von Willebrand factor (VWF) and factor VIII (FVIII) circulate in the plasma as a non-covalent complex. VWF can influence FVIII activity by stabilizing FVIII plasma levels and transporting FVIII to the site of thrombus formation. We have previously generated a murine model of type 2N VWD through hydrodynamic expression of the severe R816W VWF variant that exhibits a 90% decrease in FVIII-binding ability and a failure to stabilize endogenous FVIII when expressed in a VWF-deficient mouse. Intravital studies of arteriole platelet thrombus formation demonstrated that FVIII knockout and type 2N VWD mice produced smaller, less stable thrombi.

Aim: In this study, we assess the contribution of VWF and FVIII interactions to the formation and stability of hemostatic thrombi in a murine tail vein transection (TVT) bleeding model.

Method: Under isoflurane anaesthesia the left lateral tail vein was transected using standardized measuring and transection templates (provided by Novo Nordisk, described in detail in Johansen et al. Hemophilia. 2016). Bleeding time was observed over the course of 60 minutes. Blood was collected into saline for hemoglobin quantification. For experimental conditions, 300 U/Kg wild type or type 2N (R816W) VWF was administered IV to VWF KO mice 2 hours prior to TVT in order to allow for endogenous FVIII stabilization.

Results: Consistent with previous reports, VWF (44.15 min; p<0.0001) and FVIII-deficient mice (45 min; p<0.0001) exhibited a significantly prolonged total bleeding time relative to normal mice (4.6 min). Infusions of plasma-derived murine VWF (FVIII-free) into VWF deficient mice have demonstrated that wild type (WT) VWF is capable of restoring FVIII:C levels to ~75% 2 hours post-infusion, while the R816W variant does not influence FVIII stabilization and levels remain at ~15%. Mice infused with WT VWF had a shorter bleeding time (16.2 min) relative to mice infused with the severe type 2N VWD variant (44.67 minutes, p<0.0001).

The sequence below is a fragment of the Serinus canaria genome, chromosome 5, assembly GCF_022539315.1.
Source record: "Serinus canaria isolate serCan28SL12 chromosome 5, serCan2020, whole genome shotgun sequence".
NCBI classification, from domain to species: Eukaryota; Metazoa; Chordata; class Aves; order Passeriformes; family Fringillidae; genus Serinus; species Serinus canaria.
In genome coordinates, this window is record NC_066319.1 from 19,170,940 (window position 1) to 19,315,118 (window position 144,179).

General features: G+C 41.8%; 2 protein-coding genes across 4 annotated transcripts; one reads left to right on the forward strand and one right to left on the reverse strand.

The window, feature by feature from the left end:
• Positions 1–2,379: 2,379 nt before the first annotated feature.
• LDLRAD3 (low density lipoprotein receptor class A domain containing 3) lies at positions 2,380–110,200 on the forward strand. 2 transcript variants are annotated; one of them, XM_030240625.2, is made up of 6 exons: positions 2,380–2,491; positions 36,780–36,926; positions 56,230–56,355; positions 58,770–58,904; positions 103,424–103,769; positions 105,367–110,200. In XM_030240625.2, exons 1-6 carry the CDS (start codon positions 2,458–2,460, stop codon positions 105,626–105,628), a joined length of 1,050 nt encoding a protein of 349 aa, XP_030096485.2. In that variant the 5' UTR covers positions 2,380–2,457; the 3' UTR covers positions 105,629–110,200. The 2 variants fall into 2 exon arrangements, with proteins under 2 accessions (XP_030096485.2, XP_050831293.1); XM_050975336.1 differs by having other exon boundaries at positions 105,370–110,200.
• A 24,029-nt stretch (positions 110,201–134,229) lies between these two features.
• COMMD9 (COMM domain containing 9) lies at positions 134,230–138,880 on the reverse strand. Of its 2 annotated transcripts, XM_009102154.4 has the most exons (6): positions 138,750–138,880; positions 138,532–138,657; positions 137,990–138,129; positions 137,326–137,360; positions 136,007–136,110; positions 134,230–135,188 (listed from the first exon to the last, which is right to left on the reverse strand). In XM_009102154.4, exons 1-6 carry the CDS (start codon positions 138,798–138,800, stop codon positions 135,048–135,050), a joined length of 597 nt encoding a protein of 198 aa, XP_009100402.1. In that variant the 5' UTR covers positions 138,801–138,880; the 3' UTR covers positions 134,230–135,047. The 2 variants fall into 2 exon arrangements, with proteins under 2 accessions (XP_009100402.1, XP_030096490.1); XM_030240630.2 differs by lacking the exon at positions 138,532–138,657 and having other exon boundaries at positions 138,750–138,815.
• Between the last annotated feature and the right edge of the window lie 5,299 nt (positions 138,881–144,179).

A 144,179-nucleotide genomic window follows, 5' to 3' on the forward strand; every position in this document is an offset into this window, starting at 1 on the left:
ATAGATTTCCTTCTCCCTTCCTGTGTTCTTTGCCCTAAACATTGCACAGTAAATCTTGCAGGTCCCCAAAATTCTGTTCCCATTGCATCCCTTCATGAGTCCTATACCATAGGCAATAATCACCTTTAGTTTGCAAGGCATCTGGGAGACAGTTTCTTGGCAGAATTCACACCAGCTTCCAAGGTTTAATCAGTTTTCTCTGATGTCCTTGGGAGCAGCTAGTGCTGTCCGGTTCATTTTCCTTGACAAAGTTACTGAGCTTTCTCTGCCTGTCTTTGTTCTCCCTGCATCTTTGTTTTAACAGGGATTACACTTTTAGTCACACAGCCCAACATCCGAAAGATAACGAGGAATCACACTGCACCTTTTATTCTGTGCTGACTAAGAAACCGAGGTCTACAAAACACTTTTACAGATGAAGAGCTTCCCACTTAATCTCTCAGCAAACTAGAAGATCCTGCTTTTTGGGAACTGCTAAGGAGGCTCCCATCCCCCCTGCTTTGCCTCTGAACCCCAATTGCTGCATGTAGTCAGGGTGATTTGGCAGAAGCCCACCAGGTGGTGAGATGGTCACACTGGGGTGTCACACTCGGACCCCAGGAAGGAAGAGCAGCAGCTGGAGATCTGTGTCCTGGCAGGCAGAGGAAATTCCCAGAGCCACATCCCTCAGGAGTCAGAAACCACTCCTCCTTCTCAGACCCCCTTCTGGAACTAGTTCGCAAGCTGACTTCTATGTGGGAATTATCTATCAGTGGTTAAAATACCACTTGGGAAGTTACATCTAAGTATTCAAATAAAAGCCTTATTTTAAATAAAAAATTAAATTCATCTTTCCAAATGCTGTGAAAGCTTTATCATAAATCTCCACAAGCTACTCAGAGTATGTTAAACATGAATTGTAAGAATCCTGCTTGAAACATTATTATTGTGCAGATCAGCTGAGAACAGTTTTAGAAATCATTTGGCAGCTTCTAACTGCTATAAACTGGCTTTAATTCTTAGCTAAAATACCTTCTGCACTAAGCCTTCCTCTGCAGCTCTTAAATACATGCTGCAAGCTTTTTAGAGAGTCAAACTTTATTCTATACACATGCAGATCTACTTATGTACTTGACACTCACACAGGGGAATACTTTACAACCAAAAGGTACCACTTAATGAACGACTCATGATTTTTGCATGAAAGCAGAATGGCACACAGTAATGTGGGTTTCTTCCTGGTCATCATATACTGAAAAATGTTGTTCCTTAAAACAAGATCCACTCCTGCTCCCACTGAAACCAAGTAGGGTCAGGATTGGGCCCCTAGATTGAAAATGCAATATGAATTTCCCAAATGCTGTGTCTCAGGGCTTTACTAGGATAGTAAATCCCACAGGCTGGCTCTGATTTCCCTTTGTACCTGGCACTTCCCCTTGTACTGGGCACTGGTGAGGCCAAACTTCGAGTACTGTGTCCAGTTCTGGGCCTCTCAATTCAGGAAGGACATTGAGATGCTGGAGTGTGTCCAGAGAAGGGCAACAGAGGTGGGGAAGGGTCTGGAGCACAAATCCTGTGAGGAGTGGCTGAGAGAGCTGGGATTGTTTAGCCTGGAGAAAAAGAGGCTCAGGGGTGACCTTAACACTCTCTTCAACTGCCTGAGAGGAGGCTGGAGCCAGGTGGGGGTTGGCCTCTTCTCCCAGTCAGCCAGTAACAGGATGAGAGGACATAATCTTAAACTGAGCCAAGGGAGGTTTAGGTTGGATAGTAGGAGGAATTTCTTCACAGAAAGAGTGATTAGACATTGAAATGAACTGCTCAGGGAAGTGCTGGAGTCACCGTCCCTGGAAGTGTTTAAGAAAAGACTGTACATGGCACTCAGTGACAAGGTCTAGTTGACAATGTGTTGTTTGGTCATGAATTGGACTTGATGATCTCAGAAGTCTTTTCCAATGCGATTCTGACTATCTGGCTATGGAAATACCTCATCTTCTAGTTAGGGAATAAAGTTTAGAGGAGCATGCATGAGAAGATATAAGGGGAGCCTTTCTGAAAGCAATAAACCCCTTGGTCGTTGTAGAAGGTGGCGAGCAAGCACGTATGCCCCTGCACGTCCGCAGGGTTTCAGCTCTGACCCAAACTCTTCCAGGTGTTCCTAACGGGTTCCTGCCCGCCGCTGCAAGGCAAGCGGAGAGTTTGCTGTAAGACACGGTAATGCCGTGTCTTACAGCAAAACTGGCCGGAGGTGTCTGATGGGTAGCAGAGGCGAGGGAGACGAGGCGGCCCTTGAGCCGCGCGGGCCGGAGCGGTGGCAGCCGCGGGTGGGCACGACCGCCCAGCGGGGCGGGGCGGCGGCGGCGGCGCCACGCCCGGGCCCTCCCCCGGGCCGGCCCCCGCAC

For FVIII KO mice, the primary bleeding time (1.53 min), defined as the period of time until first bleeding cessation, was not different from normal mice (1.2 min) but significantly extended for VWF KO mice (35.97 min, p<0.0001). Primary bleeding time was markedly reduced for VWF KO mice infused with WT VWF (4.97 min, p=0.07) confirming the restoration of primary hemostasis by infusion of murine plasma-derived VWF.

Hemoglobin quantification confirmed that FVIII (243.8 mg, p<0.0001) and VWF KO mice (198.8 mg, p<0.0001) had increased blood loss compared to normal mice (9.91 mg). Similarly, VWF KO mice infused with type 2N VWF (308.04 mg) had increased blood loss compared to mice infused with WT VWF (73.78 mg, p=0.0008). Total blood loss and bleeding times were positively correlated across all groups (r2=0.625, p<0.0001).

Thrombus stability was characterized by the frequency of spontaneous re-bleeding events. 11% of normal mice experienced one or more spontaneous re-bleeding events during the course of injury, while 100% of FVIII deficient mice experienced spontaneous re-bleeding (p=0.0004). A similar trend was observed for VWF KO mice infused with WT VWF (0%) and type 2N VWF (66.7%, p=0.021).

Conclusions: These studies suggest that in the murine TVT model of physiological hemostasis, the initial hemostatic thrombus formation is predominantly driven by platelet plug formation and is VWF-dependent. In contrast, thrombus stability over the course of the model is reliant on the processes responsible for fibrin formation, and is FVIII-dependent. This suggests that patients with type 2N VWD and hemophilia A may have bleeding that is the result of impaired stabilization of the primary platelet plug.


Lillicrap:Baxalta: Research Funding; Biogen-Idec: Research Funding; Bayer: Research Funding; Octapharma: Research Funding.

Author notes


Asterisk with author names denotes non-ASH members.